We used to say the way to listen to Led Zeppelin, was to turn it up ’till your ears bleed, then back it off a half-a-notch. If you happened to have a Threshold amp, you might get to watch your woofer cones fly across he room, tho……
I’ve always felt that especially given a good mastering engineer the level at the listeners ears that produces the best octave to octave balance and other cues is when that ear volume is the same as it was at the mastering engineer’s ears when he finalized the recording.
It was a very good question from a fellow Melbournian wasn’t it? And thanks for a very thoughtful and instructive response from you Paul. As with most things audiophile, there seem to be many variables that affect the volume setting. Notwithstanding, that’s a very good tip about using the perceived ‘voice’ size to select the most enjoyment volume for any particular track.
Yet another Melbourne audiophile here.
At my room the “correct” level — where the size of the musician is credible — I find very commonly the SPL meter at mid/to high 80s.
(That is at C-weighted fast response)
I TOO have a sound level meter that i bought at Radio Shack in 1978! It still works but not as cool as the B and K
i used – however the values from both were identical when compared! $39 for the Radio Shack and several thousands for the B and K!!! The B and K had 1:3 octave filter-
The Fletcher Munson curves are interesting especially if you view the change in the curve as a function of altering the volume. Equal loudness contours change across frequencies with volume changes.
what is most interesting is the growth in loudness at different frequencies.
The final problem is the hearing sensitivity of the listener and their perception of loudness growth which differs, especially if there is sensory hearing loss!
What a Hobby!
Same here; but I bought mine in ’79 & it also still works…’A’ & ‘C’ weightings 😉
I thought that the original question was interesting; does the optimum sound level vary between different loudspeakers?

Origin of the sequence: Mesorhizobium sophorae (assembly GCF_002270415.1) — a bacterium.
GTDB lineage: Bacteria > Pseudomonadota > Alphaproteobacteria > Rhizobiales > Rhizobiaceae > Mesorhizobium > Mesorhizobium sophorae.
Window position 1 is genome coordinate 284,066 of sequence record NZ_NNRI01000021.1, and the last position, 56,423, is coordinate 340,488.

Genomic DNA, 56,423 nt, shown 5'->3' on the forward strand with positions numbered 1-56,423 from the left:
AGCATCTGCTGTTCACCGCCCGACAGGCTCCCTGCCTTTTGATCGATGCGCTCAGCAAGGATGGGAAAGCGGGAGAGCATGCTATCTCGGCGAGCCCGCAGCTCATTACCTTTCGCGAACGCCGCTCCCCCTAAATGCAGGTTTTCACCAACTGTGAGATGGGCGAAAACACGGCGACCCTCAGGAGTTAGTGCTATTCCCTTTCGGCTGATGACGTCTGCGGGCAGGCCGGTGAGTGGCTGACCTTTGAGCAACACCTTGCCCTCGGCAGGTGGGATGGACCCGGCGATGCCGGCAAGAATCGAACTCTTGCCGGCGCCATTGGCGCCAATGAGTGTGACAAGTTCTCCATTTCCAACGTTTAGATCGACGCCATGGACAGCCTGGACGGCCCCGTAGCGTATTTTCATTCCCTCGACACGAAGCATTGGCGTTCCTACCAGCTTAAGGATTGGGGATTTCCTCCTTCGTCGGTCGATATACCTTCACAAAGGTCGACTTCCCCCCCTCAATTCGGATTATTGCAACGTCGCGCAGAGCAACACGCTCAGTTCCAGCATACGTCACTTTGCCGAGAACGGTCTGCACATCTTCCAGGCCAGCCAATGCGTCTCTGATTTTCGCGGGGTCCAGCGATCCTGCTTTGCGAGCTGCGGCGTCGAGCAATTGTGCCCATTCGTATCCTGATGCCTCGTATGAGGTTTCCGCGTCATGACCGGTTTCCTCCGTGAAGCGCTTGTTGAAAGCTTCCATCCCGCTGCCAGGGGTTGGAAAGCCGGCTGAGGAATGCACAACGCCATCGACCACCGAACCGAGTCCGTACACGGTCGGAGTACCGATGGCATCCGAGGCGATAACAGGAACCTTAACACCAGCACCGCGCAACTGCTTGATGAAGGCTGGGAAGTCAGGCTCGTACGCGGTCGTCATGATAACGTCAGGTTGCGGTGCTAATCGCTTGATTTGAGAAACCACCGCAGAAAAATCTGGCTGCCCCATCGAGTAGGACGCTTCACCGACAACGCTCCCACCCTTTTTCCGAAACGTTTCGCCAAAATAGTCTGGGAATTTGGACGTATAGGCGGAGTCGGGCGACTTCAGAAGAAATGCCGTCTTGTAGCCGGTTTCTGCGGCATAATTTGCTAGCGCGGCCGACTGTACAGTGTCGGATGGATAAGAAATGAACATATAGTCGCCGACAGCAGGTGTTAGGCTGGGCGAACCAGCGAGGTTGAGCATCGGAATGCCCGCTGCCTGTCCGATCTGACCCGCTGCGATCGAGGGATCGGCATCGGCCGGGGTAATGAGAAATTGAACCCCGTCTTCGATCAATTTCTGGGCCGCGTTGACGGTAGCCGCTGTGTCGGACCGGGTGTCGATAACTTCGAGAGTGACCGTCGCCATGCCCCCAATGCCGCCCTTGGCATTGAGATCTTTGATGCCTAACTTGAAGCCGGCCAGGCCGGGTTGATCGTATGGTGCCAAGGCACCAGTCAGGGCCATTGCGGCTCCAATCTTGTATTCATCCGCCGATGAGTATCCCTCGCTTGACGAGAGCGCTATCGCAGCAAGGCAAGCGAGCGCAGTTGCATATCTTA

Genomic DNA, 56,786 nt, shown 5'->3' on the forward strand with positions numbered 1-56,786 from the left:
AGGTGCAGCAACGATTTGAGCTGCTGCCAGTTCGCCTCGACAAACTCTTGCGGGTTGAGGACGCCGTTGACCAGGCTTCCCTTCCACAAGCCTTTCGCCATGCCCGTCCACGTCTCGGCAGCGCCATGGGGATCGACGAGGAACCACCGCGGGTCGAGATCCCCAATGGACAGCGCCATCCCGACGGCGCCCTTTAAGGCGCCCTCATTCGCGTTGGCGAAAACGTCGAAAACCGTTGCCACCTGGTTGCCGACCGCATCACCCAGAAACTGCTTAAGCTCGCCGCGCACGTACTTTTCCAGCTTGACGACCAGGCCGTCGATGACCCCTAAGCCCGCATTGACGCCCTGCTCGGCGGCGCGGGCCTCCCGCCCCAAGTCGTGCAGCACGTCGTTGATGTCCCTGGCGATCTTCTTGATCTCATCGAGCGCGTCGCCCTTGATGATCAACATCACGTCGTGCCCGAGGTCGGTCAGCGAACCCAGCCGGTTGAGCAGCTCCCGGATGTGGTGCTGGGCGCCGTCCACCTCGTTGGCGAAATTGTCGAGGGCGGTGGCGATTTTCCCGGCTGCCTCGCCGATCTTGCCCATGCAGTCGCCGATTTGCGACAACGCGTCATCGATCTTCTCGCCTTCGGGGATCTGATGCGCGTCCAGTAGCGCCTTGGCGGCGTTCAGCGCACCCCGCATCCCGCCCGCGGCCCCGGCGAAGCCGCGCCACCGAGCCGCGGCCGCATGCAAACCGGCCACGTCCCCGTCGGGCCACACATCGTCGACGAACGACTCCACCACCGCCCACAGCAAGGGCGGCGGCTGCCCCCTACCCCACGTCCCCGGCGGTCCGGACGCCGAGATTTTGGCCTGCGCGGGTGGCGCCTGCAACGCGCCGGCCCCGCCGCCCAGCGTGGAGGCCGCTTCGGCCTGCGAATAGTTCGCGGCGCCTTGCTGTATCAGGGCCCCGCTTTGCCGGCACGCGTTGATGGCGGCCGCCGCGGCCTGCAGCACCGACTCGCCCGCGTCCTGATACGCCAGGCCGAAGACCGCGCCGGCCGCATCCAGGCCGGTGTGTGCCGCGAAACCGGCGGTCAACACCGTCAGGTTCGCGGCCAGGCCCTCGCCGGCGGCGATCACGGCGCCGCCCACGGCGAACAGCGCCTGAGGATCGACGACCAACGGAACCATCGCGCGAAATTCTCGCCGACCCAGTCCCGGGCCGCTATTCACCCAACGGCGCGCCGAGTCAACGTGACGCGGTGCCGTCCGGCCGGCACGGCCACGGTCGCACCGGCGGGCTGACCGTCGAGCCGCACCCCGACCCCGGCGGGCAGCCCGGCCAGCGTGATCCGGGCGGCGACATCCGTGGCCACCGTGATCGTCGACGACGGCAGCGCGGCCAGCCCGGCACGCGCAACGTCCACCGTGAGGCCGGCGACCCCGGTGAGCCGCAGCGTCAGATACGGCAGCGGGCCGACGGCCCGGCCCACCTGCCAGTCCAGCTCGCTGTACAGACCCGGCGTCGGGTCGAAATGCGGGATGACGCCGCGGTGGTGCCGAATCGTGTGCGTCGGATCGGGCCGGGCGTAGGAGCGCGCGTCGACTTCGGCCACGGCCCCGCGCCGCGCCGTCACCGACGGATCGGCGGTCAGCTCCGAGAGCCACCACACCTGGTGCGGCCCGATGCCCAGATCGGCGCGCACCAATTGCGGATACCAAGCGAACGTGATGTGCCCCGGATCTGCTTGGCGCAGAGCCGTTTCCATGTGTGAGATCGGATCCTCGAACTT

As an example, I suppose that a speaker with excessively bright treble might become overpowering at higher levels, while a speaker with recessed treble might need a bit of extra volume to sound at its best. Lumpy bass might go unnoticed at lower levels and become objectionable at higher levels.
You knelled it man!
I have encountered that with various speakers over the years myself.
Some speakers, you need a ton of power to get them to sound their best.
Those to me, are power hungry speakers.
Some other speakers, you don’t need that much power to get them to sound their best, and they sound grate at moderate volume settings.
You’re also correct about how some speakers responds with the bass and treble.
some speakers won’t give you the bass in less you turn the volume up to that point without turning it up too high.
But with those speakers that have bright sounding tweeters, that sharp sound will damage your ear drums if you subject yourself to that for too long.
I understand everything that Paul is talking about concerning loudness controls.
But that won’t solve the problem of sharp and or bright sounding tweeters.
You will need some kind of a tone control and or equalizer to work around that.
Well explained Paul, Thanks!
With good synergy in a balanced stereo setup (recording+equipment+speakers+room), I’ve always found acoustical music playback most fulfilling when I can closely match live reference volumes that are in my mind (from live experiences)! Solo vocals and instrumentalist are easiest (get Size right, rest of the accompaniment falls into place), but other music can be tricky depending on various venues, recording techniques, recording mastering and types of genre!
IMO, amplified music volumes basically sound their best when…they simply sound their Best to You and I!! 😉
I didn’t have to wait too long for Rat to say Eleven! Maybe Octave could label it’s recordings as to what level they should come alive and save us all that up and down ; }
IMO every piece of music has a “right” volume level. This is based on the room acoustics and type of music. When the sweet spot is found it is glorious.
My speakers sound great at low levels. All the life and sparkle are there. Distortion levels are very low too. When I play my music loud I want it loud through effortless speakers in order to keep distortion levels low. They don’t necessarily have to be super efficient speakers but they need to be effortless. There are many high quality smaller speakers on the market that sound remarkable at low to medium levels and even are quite amazing for their size at higher volumes but still you can tell they are straining at higher volumes. The laws of physics at higher volumes do come into play even with the highest quality small speakers. Well designed full range speakers sound great at lower and higher levels. It’s the smaller speakers that really need to be juiced up to sound best but not too juiced or they sound strained.
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